NAD(P)+ transhydrogenase (Si-specific)
|NAD(P)+ transhydrogenase (Si-specific)|
|PDB structures||RCSB PDB PDBe PDBsum|
|Gene Ontology||AmiGO / EGO|
- NADPH + NAD+ NADP+ + NADH
Thus, the two substrates of this enzyme are NADPH and NAD+, whereas its two products are NADP+ and NADH. This enzyme participates in nicotinate and nicotinamide metabolism. It employs one cofactor, FAD.
Si-specific transhydrogenase is a soluble protein found in some Gammaproteobacteria and gram-positive bacteria. Enterobacteriaceae are known to possess both a soluble and a membrane-bound transhydrogenase. In living cells this enzyme primarily operates in the direction consuming NADPH and producing NADH, as the physiological ratio of NADPH/NADP+ is much higher than the ratio of NADH/NAD+. Its chief function in vivo is the reoxidization of excess NADPH.
This enzyme belongs to the family of oxidoreductases, specifically those acting on NADH or NADPH with NAD+ or NADP+ as acceptor. The systematic name of this enzyme is NADPH:NAD+ oxidoreductase (Si-specific). Other names in common use include non-energy-linked transhydrogenase, NAD(P)+ transhydrogenase (B-specific), and soluble transhydrogenase.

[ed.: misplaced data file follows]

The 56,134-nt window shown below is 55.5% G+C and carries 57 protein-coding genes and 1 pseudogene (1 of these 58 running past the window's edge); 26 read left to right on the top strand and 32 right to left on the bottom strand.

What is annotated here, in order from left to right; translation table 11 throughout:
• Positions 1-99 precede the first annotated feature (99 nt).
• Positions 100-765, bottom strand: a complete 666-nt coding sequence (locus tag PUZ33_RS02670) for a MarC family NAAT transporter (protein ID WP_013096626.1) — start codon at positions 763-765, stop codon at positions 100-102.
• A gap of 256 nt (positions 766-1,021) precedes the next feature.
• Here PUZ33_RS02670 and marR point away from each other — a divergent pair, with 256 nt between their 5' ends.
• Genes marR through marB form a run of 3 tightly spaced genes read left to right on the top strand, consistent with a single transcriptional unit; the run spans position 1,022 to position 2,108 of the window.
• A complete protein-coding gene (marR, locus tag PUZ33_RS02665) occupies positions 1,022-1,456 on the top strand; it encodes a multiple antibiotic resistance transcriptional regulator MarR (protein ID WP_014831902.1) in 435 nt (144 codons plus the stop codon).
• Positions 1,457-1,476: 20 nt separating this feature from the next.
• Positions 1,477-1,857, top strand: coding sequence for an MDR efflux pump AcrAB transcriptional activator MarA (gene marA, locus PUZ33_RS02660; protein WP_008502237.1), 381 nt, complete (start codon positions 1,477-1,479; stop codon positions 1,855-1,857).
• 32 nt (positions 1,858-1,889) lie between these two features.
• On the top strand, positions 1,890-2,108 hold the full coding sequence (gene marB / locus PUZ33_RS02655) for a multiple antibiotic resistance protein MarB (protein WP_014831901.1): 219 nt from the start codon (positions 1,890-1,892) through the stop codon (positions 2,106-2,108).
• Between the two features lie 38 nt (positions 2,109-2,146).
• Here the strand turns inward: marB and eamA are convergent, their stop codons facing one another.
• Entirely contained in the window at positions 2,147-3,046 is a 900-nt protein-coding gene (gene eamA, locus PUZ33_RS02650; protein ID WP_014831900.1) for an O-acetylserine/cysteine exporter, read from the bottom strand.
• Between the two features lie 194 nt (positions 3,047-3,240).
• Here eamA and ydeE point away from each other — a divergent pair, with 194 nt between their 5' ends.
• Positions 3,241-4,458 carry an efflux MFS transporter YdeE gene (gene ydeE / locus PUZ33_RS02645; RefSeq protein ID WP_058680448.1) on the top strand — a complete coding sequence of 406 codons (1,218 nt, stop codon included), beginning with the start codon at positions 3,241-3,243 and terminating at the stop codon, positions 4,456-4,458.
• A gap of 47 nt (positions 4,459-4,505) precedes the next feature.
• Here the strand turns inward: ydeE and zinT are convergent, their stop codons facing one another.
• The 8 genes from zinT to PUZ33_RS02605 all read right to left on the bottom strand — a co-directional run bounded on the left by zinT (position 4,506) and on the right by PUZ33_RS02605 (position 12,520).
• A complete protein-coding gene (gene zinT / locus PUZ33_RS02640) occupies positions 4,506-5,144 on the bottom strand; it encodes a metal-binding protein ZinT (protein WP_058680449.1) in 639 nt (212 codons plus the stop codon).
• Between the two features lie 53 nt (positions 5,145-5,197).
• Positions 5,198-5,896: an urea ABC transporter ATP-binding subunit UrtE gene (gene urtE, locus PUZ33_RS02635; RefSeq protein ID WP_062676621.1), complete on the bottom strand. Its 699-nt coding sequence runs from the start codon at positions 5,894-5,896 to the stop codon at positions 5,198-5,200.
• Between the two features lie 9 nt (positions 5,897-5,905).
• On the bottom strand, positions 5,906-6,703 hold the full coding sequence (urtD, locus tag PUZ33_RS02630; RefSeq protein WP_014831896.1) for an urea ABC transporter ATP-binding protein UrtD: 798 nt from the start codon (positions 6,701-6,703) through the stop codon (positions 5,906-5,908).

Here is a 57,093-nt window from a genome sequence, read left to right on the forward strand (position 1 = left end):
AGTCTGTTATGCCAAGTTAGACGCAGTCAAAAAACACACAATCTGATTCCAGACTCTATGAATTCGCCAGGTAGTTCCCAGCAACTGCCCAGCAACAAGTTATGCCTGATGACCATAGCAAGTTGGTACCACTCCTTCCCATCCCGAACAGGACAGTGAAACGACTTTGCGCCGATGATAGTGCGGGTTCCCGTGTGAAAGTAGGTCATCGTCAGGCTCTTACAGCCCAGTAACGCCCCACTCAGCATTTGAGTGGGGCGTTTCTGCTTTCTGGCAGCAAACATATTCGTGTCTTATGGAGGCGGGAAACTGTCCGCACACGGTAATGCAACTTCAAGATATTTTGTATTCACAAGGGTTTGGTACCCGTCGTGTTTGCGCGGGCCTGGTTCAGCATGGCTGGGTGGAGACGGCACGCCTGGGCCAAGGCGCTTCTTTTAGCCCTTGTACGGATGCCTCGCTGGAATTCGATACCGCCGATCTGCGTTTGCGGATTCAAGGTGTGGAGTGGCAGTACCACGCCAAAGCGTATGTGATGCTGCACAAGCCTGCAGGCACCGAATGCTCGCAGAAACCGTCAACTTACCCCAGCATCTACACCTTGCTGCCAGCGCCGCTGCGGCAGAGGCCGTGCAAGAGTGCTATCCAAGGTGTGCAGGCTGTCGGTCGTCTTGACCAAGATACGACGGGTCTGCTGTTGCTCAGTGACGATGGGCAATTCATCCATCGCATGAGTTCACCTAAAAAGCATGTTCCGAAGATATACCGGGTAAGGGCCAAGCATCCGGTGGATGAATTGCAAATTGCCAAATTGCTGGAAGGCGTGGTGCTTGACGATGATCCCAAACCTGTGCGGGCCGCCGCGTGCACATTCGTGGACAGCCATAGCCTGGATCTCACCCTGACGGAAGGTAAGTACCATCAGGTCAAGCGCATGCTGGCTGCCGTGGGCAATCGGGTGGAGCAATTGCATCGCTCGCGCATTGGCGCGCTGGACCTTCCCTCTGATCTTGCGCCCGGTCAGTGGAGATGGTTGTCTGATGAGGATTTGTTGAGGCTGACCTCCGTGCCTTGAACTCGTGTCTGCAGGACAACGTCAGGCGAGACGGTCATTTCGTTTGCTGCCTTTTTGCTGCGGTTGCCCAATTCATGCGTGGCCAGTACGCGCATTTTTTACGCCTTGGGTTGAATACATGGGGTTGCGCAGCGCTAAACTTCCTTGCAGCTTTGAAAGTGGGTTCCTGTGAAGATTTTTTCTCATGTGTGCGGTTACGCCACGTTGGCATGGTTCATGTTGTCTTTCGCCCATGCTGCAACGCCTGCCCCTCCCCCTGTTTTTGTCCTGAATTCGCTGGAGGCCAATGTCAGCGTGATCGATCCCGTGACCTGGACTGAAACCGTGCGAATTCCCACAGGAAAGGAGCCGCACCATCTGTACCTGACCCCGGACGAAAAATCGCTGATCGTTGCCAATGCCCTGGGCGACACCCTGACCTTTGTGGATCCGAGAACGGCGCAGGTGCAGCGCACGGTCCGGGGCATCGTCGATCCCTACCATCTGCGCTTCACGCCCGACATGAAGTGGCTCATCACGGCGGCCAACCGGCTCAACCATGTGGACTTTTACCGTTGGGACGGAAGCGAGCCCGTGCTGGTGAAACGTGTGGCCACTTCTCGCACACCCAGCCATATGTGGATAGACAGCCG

Older literature often uses ambiguous names such as pyridine nucleotide transhydrogenase, transhydrogenase, NAD(P)+ transhydrogenase, nicotinamide nucleotide transhydrogenase, NADPH-NAD+ transhydrogenase, pyridine nucleotide transferase, or NADPH-NAD+ oxidoreductase, which can equally apply to the more common NAD(P)+ transhydrogenase (Re/Si-specific).
- Cao Z, Song P, Xu Q, Su R, Zhu G (Jul 2011). "Overexpression and biochemical characterization of soluble pyridine nucleotide transhydrogenase from Escherichia coli". FEMS Microbiology Letters. 320 (1): 9–14. doi:10.1111/j.1574-6968.2011.02287.x. PMID 21545646.
- Sauer U, Canonaco F, Heri S, Perrenoud A, Fischer E (Feb 2004). "The soluble and membrane-bound transhydrogenases UdhA and PntAB have divergent functions in NADPH metabolism of Escherichia coli". The Journal of Biological Chemistry. 279 (8): 6613–9. doi:10.1074/jbc.M311657200. PMID 14660605.